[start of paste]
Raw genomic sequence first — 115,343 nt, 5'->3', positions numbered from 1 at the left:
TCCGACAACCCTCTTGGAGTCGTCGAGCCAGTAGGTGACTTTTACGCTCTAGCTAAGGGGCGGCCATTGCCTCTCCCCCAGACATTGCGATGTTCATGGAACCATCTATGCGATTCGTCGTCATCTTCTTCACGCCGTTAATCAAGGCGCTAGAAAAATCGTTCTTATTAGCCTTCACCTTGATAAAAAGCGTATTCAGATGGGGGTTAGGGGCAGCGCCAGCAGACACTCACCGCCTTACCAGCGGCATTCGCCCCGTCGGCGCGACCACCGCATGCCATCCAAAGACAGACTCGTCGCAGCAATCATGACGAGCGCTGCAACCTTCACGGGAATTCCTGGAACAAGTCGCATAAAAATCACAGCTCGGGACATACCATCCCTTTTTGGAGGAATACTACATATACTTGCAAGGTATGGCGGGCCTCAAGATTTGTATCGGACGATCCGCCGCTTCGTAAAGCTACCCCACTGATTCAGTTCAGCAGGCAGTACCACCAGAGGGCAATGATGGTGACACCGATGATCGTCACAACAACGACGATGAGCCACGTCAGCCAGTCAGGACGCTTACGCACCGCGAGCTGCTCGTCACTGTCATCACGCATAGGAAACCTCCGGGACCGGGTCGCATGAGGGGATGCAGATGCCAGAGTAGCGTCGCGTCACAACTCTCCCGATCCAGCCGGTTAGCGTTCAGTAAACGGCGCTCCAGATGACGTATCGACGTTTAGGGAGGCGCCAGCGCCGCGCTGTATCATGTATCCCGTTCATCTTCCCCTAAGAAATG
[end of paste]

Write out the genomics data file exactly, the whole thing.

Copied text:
Raw genomic sequence first — 115,343 nt, 5'->3', positions numbered from 1 at the left:
TCCGACAACCCTCTTGGAGTCGTCGAGCCAGTAGGTGACTTTTACGCTCTAGCTAAGGGGCGGCCATTGCCTCTCCCCCAGACATTGCGATGTTCATGGAACCATCTATGCGATTCGTCGTCATCTTCTTCACGCCGTTAATCAAGGCGCTAGAAAAATCGTTCTTATTAGCCTTCACCTTGATAAAAAGCGTATTCAGATGGGGGTTAGGGGCAGCGCCAGCAGACACTCACCGCCTTACCAGCGGCATTCGCCCCGTCGGCGCGACCACCGCATGCCATCCAAAGACAGACTCGTCGCAGCAATCATGACGAGCGCTGCAACCTTCACGGGAATTCCTGGAACAAGTCGCATAAAAATCACAGCTCGGGACATACCATCCCTTTTTGGAGGAATACTACATATACTTGCAAGGTATGGCGGGCCTCAAGATTTGTATCGGACGATCCGCCGCTTCGTAAAGCTACCCCACTGATTCAGTTCAGCAGGCAGTACCACCAGAGGGCAATGATGGTGACACCGATGATCGTCACAACAACGACGATGAGCCACGTCAGCCAGTCAGGACGCTTACGCACCGCGAGCTGCTCGTCACTGTCATCACGCATAGGAAACCTCCGGGACCGGGTCGCATGAGGGGATGCAGATGCCAGAGTAGCGTCGCGTCACAACTCTCCCGATCCAGCCGGTTAGCGTTCAGTAAACGGCGCTCCAGATGACGTATCGACGTTTAGGGAGGCGCCAGCGCCGCGCTGTATCATGTATCCCGTTCATCTTCCCCTAAGAAATG